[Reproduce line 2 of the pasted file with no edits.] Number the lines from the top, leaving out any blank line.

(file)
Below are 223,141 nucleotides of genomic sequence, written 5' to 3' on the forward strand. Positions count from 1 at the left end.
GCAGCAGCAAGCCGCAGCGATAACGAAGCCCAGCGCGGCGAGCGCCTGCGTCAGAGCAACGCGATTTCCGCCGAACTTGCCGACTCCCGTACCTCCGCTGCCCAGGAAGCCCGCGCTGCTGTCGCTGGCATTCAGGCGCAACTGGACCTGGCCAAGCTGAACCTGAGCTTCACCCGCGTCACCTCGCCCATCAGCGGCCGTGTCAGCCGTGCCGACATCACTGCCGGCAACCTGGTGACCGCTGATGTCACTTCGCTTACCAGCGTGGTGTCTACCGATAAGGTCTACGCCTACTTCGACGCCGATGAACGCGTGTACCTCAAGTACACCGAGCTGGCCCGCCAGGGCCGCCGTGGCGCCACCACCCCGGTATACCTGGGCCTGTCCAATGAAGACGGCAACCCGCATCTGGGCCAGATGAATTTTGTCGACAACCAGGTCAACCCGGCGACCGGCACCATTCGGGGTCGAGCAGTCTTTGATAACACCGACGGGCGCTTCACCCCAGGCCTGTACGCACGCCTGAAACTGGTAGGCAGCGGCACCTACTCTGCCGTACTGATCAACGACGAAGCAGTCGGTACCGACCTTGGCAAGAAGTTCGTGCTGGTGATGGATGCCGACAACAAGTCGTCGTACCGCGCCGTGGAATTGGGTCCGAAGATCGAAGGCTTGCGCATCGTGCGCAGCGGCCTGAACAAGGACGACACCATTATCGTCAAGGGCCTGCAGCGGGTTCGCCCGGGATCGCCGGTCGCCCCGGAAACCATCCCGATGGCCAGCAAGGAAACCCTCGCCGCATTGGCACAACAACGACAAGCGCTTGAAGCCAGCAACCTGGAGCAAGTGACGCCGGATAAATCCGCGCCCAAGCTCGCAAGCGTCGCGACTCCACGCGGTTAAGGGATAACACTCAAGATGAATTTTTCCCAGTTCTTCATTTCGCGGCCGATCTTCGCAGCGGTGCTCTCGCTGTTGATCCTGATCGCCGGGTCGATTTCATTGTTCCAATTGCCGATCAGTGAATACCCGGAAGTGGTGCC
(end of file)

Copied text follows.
GCAGCAGCAAGCCGCAGCGATAACGAAGCCCAGCGCGGCGAGCGCCTGCGTCAGAGCAACGCGATTTCCGCCGAACTTGCCGACTCCCGTACCTCCGCTGCCCAGGAAGCCCGCGCTGCTGTCGCTGGCATTCAGGCGCAACTGGACCTGGCCAAGCTGAACCTGAGCTTCACCCGCGTCACCTCGCCCATCAGCGGCCGTGTCAGCCGTGCCGACATCACTGCCGGCAACCTGGTGACCGCTGATGTCACTTCGCTTACCAGCGTGGTGTCTACCGATAAGGTCTACGCCTACTTCGACGCCGATGAACGCGTGTACCTCAAGTACACCGAGCTGGCCCGCCAGGGCCGCCGTGGCGCCACCACCCCGGTATACCTGGGCCTGTCCAATGAAGACGGCAACCCGCATCTGGGCCAGATGAATTTTGTCGACAACCAGGTCAACCCGGCGACCGGCACCATTCGGGGTCGAGCAGTCTTTGATAACACCGACGGGCGCTTCACCCCAGGCCTGTACGCACGCCTGAAACTGGTAGGCAGCGGCACCTACTCTGCCGTACTGATCAACGACGAAGCAGTCGGTACCGACCTTGGCAAGAAGTTCGTGCTGGTGATGGATGCCGACAACAAGTCGTCGTACCGCGCCGTGGAATTGGGTCCGAAGATCGAAGGCTTGCGCATCGTGCGCAGCGGCCTGAACAAGGACGACACCATTATCGTCAAGGGCCTGCAGCGGGTTCGCCCGGGATCGCCGGTCGCCCCGGAAACCATCCCGATGGCCAGCAAGGAAACCCTCGCCGCATTGGCACAACAACGACAAGCGCTTGAAGCCAGCAACCTGGAGCAAGTGACGCCGGATAAATCCGCGCCCAAGCTCGCAAGCGTCGCGACTCCACGCGGTTAAGGGATAACACTCAAGATGAATTTTTCCCAGTTCTTCATTTCGCGGCCGATCTTCGCAGCGGTGCTCTCGCTGTTGATCCTGATCGCCGGGTCGATTTCATTGTTCCAATTGCCGATCAGTGAATACCCGGAAGTGGTGCC